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New Educational Program! Healthy Eating with Club EATalian

Natasha Lardera (July 27, 2011)
At the Summer Fancy Food Show Trade Commissioner Aniello Musella introduced Club EATalian, an educational program presented by the Italian Ministry of Economic Development and the Italian Trade Commission meant to showcase healthy alternatives to highly processed food-based meals for American kids and their parents

“Eating a healthy meal is not a special occasion, it must be a habit.” Truer words could not be spoken and what better place than the Summer Fancy Food Show to introduce a new and inspiring program?

 
“Club EATalian is an educational program presented by the Italian Ministry of Economic Development and the Italian Trade Commission, meant to showcase healthy alternatives to highly processed food-based meals for American kids and their parents,” Trade Commissioner and Executive Director for the United States Aniello Musella said at the presentation at Dartlington House in Washington DC, “From the country that created the healthy Mediterranean diet, the “Club EATalian” initiative is designed to promote healthier eating habits and fast, fresh kid-friendly meals to help combat a national epidemic of obesity and diabetes spreading across the globe. The focus is put on teaching elementary and middle school children about nutrition and food preparation consistent with the Italian Mediterranean diet.”

Club EATalian was founded by Stacy Jolna and is an innovative initiative promoting healthier eating habits to help combat the epidemic of childhood obesity and diabetes in the United States that is now spreading to other developed nations as well. Club EATalian enlists educators, parents and chefs to teach kids nutritious and delicious eating and cooking based on the authentic Mediterranean diet form Italy, featuring fresh vegetables and fruits, virgin olive oil, lean meats and fish, and multi-grain pastas. The program with support from the Italian Trade Commission and the Italy Chamber of Commerce West, began in spring 2011 in Los Angeles, winning overwhelmingly positive responses from school administrators, teachers and parents.
 
“Elementary school children learned about growing food and make recipes, with the assistance of a chef, with what hey have grown,” Jolna said, “Then they had homework, go shopping with their parents for a great meal, prepare it together, sit at the table with no TV or phone to enjoy each other's company and the good food.”
 
According to the material supplied at the presentation “the U.S. Centers for Disease Control affirm that one in three teenagers in America are obese and obesity has tripled in the past thirty years. These children will grow up to be diabetics and suffer all kinds of health problems – unless they learn the benefits of eating the kind of healthy diet that is so much a part of the authentic Italian lifestyle.
No need to emphasize that nutritionally balanced meals are vital to children for proper growth, cognitive development, as well as maintaining a healthy weight that can lessen the incidence of diseases such as asthma and diabetes.”
 
This program is really really close to First lady Michelle Obama's latest tool to fight America’s obesity epidemic: ChooseMyPlate.gov, the new food icon and website that Obama administration officials say is a lot easier to understand and follow than the old food pyramid from which we’ve learned for nearly two decades. The plate is a new, multicolored symbol designed for people to see visually how much room on a plate each of the food groups -- fruits, vegetables, grains, protein & dairy -- should occupy.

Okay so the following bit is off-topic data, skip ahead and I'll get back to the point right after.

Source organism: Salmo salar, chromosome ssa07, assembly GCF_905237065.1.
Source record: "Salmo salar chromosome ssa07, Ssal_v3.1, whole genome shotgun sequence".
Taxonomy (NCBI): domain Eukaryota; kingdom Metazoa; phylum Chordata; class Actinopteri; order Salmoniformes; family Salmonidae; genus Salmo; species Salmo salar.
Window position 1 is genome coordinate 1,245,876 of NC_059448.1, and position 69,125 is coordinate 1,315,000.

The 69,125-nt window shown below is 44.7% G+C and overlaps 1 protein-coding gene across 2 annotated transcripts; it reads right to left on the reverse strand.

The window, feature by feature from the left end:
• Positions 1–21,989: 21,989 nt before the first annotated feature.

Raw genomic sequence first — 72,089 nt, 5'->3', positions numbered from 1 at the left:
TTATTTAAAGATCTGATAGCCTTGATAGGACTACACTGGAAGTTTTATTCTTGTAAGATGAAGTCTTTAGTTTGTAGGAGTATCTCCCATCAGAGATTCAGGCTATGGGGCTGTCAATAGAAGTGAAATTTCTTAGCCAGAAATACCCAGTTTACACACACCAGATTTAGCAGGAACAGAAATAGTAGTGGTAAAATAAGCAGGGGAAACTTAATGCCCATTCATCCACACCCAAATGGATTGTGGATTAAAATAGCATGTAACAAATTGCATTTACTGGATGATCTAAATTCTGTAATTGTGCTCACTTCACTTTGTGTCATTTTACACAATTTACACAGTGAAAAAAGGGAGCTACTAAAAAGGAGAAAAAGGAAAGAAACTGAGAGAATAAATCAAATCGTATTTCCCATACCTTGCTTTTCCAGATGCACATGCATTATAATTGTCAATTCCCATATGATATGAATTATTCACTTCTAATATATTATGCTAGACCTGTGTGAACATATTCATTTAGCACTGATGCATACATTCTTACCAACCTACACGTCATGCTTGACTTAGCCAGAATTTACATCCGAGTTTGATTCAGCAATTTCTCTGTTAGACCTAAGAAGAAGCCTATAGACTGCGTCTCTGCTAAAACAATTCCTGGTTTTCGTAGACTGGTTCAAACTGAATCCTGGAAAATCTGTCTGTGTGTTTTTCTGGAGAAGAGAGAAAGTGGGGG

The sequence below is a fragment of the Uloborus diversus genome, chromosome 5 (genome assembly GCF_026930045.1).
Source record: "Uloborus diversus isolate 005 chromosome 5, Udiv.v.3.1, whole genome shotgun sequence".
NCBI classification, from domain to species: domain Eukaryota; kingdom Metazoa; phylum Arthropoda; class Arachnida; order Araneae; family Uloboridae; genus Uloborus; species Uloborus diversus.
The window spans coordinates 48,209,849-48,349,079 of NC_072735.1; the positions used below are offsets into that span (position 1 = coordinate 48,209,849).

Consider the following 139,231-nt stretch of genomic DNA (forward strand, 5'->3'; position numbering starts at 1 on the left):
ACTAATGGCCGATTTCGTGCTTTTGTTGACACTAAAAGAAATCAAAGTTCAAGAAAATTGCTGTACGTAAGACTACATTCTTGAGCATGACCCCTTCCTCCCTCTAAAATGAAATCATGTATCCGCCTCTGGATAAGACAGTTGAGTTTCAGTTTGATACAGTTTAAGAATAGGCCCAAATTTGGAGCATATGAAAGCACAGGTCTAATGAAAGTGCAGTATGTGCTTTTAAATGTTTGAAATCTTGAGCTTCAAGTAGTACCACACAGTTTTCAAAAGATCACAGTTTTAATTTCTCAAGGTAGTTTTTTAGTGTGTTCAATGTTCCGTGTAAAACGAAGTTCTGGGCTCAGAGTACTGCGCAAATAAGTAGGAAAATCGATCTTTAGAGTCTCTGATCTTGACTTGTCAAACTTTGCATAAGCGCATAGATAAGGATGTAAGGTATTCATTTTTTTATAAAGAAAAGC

The First Lady has said at the MyPlate.gov unveiling at the US Department of Agriculture, which developed the MyPlate icon: “This is a quick, simple reminder for all of us to be more mindful of the foods that we're eating. Parents don't have the time to measure out exactly three ounces of chicken or to look up how much rice or broccoli is in a serving. I still don't know how much protein comes in X number of ounces. And we're all bombarded with so many dietary messages that it's hard to find time to sort through all this information. But we do have time to take a look at our kids' plates. We do it all the time. We usually are the ones fixing the plates. And as long as they're eating proper portions, as long as half of their meal is fruits and vegetables alongside their lean proteins, whole grains and low-fat dairy, then we're good. It's as simple as that. That's how easy this can be for parents. MyPlate is a simple tool that's simple enough for children to understand, even at the elementary school level. It's an image that can be reinforced and practiced at breakfast, lunch, and at dinner, no matter how old we are.”
 
Obviously Club EATalian has a very similar mission and the plan is collaborate with the First Lady.
 
As things develop further, the Club's advice to get children to be more interested in healthy fresh food is to encourage a sense of discovery by visiting local farmer's markets and growing a few fresh vegetables or herbs at home. Touch, feel and explore the different colors, fun shapes and tastes of vegetables and food ingredients. Include kids in food preparation through simple tasks like scrubbing and cleaning potatoes or breaking and beating an egg that will go into a recipe. For foods that kids already like, introduce variations by baking instead of broiling, or cook a meal on the BBQ grill. Add new ingredients to a favorite food such as homemade pizza to vary colors and add nutrients. Review school lunch menus and vary food served at home to insure proper nutritional composition.

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